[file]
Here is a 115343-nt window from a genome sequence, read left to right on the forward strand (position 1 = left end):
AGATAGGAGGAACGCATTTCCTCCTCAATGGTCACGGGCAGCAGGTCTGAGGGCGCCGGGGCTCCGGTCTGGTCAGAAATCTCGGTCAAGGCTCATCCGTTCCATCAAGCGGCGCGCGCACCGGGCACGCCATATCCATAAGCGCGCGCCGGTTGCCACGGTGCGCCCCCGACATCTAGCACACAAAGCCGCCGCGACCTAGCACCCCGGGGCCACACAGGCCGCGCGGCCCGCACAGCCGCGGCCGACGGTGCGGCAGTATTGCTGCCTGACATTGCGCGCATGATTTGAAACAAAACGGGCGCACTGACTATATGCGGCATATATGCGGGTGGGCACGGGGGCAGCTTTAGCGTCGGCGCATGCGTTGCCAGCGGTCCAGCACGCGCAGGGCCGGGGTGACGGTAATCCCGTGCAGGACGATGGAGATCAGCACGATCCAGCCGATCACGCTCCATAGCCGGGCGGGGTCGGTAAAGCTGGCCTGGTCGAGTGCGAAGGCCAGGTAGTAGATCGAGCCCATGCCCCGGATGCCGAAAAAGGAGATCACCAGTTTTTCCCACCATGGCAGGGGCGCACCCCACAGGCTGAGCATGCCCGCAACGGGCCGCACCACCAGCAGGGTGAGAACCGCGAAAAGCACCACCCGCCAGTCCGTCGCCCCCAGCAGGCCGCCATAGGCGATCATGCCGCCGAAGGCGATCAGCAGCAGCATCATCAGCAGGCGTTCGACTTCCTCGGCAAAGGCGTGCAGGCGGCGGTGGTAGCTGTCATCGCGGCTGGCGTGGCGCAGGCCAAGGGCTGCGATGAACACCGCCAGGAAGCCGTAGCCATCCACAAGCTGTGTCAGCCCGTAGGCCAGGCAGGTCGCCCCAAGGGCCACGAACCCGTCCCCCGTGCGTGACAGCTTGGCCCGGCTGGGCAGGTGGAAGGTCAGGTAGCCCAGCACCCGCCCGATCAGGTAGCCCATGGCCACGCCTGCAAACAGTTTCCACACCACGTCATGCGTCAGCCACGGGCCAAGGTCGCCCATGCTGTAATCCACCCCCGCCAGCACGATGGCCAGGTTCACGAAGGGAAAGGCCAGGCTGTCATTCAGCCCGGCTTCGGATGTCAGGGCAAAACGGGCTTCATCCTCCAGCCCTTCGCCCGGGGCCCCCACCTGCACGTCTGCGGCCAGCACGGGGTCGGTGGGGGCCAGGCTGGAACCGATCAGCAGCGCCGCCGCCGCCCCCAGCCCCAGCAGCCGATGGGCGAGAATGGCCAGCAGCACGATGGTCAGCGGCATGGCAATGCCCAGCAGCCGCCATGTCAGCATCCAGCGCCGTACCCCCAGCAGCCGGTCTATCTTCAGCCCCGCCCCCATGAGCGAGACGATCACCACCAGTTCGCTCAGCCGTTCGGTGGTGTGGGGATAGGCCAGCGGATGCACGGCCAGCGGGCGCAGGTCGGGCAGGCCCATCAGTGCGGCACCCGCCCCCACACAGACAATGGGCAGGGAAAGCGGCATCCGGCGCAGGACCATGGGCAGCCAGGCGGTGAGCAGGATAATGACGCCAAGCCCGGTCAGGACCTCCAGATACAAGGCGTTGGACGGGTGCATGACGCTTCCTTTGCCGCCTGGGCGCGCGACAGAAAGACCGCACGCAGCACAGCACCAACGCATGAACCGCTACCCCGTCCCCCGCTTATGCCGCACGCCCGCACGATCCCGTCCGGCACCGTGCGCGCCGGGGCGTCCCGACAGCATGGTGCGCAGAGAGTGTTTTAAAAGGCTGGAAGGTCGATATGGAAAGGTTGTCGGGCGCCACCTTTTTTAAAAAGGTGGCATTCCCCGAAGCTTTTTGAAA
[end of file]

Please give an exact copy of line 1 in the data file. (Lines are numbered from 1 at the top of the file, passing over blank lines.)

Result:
Here is a 115343-nt window from a genome sequence, read left to right on the forward strand (position 1 = left end):